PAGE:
There is entirely insufficient evidence to prove even one of the terrible allegations against President Trump’s Supreme Court nominee Brett Kavanaugh
The Left’s attack on Brett Kavanaugh has been as salacious as it has been stupifying. In less than one week’s time, Kavanaugh who has been investigated by the FBI 6 times in the past and currently right now, went from being accused of groping a girl in high school to being the head of a ‘gang rape ring’ who drugged girls at parties over a period of years. But as the unfounded and unsubstantiated accusations continue to pour in from the desperate Left, a curious thing is also beginning to take place.
Since none of the accusations are accompanied by proof of any kind, and as the accusations themselves get wilder and crazier, the Left has subtly started to switch the debate from sexual assault to trying to make the case that he doesn’t have the ‘temperament’ to be a Supreme Court justice. And they are trying to say that his behaviour at college parties 32 years ago correlates directly to his ability to write opinions on America’s highest court in 2018. Well, if that’s the case, we need to call for an immediate investigation of every senator from their time in college.
The Democratic Left committed vast overreach when they rolled out the absurd claims of Julie Swetnick, and it may be the very thing that will be their ultimate undoing.
FROM NATIONAL REVIEW: A very strange thing happened over the weekend: If you follow Twitter closely, you’ll notice that the debate over Brett Kavanaugh moved significantly from the central question of last Thursday’s hearing — did he commit sexual assault? — to a raging debate over whether he lied about high-school slang, college drinking, and inside jokes, and whether he was just too “angry” to be a Supreme Court judge.
This torrent of commentary (most of it silly, including competing, furious arguments about how people described anal sex in 1982) obscures an important development: The sexual-assault claims against Kavanaugh are in a state of collapse.
Let’s deal with the easiest issue first. The day before the hearing, Michael Avenatti released a “declaration” by a client, a woman named Julie Swetnick, claiming that she saw Kavanaugh “waiting his turn” for gang rapes after facilitating them by spiking or drugging the punch at high-school parties. She claimed that she went to multiple such parties and was gang raped at one of them, though she would only assert that Kavanaugh was present on that occasion.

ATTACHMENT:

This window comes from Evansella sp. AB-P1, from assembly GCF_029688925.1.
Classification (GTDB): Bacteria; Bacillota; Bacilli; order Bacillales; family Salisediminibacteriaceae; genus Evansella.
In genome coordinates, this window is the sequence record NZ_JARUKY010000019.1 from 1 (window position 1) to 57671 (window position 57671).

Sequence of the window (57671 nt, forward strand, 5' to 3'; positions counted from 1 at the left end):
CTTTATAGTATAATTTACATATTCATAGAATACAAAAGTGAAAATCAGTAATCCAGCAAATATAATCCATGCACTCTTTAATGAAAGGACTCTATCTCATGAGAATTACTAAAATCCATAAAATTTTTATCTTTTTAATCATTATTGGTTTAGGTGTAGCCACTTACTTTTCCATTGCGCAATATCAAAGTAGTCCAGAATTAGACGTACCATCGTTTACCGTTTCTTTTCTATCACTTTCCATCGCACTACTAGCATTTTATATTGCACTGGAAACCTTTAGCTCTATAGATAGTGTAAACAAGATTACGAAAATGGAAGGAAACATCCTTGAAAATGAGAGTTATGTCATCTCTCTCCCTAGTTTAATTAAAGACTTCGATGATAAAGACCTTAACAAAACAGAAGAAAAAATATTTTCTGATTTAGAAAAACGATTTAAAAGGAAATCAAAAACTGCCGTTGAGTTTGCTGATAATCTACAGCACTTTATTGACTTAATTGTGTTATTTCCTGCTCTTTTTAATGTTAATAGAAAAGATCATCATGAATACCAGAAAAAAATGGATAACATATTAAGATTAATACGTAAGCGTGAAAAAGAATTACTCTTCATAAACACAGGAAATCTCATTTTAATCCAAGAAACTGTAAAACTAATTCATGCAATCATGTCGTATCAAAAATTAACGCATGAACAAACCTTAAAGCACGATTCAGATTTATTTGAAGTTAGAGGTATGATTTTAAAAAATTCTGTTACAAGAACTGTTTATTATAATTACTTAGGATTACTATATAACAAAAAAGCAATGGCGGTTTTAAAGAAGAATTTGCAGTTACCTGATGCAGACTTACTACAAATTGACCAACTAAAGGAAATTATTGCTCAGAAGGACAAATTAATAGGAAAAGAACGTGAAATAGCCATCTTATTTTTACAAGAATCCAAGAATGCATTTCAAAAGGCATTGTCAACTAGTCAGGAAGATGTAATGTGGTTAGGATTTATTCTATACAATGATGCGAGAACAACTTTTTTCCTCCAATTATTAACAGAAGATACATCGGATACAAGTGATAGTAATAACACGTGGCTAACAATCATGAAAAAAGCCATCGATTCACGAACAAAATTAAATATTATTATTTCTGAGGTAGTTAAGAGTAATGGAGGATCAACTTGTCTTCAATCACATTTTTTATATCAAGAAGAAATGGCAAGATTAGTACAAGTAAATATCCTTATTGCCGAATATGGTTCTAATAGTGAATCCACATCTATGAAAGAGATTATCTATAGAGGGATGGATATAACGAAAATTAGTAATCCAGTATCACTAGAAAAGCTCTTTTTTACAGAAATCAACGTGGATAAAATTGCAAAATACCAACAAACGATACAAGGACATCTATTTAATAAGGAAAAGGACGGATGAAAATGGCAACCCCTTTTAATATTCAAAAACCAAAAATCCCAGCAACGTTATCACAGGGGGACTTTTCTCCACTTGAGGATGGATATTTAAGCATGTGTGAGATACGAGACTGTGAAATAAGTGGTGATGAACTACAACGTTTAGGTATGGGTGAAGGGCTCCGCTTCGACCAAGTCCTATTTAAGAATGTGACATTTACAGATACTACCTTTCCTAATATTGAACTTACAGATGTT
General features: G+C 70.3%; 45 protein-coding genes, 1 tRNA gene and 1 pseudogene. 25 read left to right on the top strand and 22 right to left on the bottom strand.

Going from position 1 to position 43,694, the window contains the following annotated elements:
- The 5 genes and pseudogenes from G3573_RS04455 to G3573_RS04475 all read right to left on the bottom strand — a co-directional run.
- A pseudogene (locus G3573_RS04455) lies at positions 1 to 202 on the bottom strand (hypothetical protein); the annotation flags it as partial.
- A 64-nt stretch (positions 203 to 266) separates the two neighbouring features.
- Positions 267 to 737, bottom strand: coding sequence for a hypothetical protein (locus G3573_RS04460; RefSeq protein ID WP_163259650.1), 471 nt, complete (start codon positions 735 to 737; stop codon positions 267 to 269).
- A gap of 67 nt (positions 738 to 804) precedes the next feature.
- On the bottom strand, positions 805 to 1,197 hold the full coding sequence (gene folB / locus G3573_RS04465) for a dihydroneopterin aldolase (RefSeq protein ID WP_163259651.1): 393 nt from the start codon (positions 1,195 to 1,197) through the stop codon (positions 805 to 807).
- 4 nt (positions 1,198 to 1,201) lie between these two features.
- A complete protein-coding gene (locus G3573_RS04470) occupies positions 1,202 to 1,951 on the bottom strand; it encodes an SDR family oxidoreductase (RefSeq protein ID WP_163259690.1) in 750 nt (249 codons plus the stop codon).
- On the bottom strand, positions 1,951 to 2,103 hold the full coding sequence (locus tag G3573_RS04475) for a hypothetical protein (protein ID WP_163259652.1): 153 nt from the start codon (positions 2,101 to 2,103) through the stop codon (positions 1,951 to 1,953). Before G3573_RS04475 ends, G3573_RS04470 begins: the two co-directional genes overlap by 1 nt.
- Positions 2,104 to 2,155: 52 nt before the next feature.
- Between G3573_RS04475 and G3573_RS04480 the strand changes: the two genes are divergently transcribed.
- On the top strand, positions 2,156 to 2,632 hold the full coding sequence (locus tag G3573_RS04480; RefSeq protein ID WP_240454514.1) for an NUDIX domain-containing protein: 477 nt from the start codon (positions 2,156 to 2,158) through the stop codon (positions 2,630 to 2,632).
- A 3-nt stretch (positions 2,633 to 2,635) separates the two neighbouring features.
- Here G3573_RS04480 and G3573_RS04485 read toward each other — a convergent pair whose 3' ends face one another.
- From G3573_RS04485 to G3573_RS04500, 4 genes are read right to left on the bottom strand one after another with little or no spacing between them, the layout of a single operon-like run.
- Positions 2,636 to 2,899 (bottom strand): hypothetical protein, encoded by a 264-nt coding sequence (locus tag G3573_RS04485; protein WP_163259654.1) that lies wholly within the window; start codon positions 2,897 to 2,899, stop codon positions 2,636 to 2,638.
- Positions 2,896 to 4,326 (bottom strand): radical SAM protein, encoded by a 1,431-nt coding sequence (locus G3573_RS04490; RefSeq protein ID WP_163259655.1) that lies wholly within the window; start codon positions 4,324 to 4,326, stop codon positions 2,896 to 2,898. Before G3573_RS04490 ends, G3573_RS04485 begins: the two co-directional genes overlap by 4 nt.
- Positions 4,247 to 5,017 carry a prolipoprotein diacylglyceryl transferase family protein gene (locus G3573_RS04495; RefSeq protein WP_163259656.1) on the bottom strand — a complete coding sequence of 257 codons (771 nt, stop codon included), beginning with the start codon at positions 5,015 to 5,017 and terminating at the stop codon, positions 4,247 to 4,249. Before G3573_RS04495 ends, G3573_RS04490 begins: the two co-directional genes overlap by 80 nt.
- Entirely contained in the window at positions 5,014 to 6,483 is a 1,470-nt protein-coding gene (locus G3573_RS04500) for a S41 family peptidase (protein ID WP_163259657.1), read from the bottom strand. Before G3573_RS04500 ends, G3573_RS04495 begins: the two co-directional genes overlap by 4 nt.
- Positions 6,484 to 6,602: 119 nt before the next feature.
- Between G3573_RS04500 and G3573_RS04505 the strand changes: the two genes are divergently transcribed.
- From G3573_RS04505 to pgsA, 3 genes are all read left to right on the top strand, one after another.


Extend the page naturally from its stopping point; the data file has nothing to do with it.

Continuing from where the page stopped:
The claim against Kavanaugh was transparently absurd. The idea that a person would repeatedly attend gang-rape parties and that the existence of these parties (which would presumably generate multiple victims and bystander-witnesses) remained utterly secret for decades is nonsense. But left-wing Twitter took up the claims with a vengeance, dragging anyone who dared express doubt through the mud. After all, didn’t the Catholic Church scandals prove that crimes could be concealed? Didn’t Sixteen Candles have a subplot about a drunk male geek sleeping with a drunk popular girl? (Yes, that was an actual article in Vox.)
But then the Wall Street Journal did some actual reporting, “contacting dozens of former classmates and colleagues,” only to find it “couldn’t reach anyone with knowledge of [Swetnick’s] allegations.” Moreover, “no friends have come forward to publicly support her claims.” Again, she alleged repeated gang rapes. Yet there are still no other witnesses.
It also turns out that a former employer, a company called WebTrends, once sued Swetnick for defamation and fraud. Among other things, it contended that Swetnick engaged in sexually inappropriate conduct and then, “in a transparent effort to divert attention from her own inappropriate behavior,” made uncorroborated sexual-harassment complaints against the two men who accused her of such behavior. READ MORE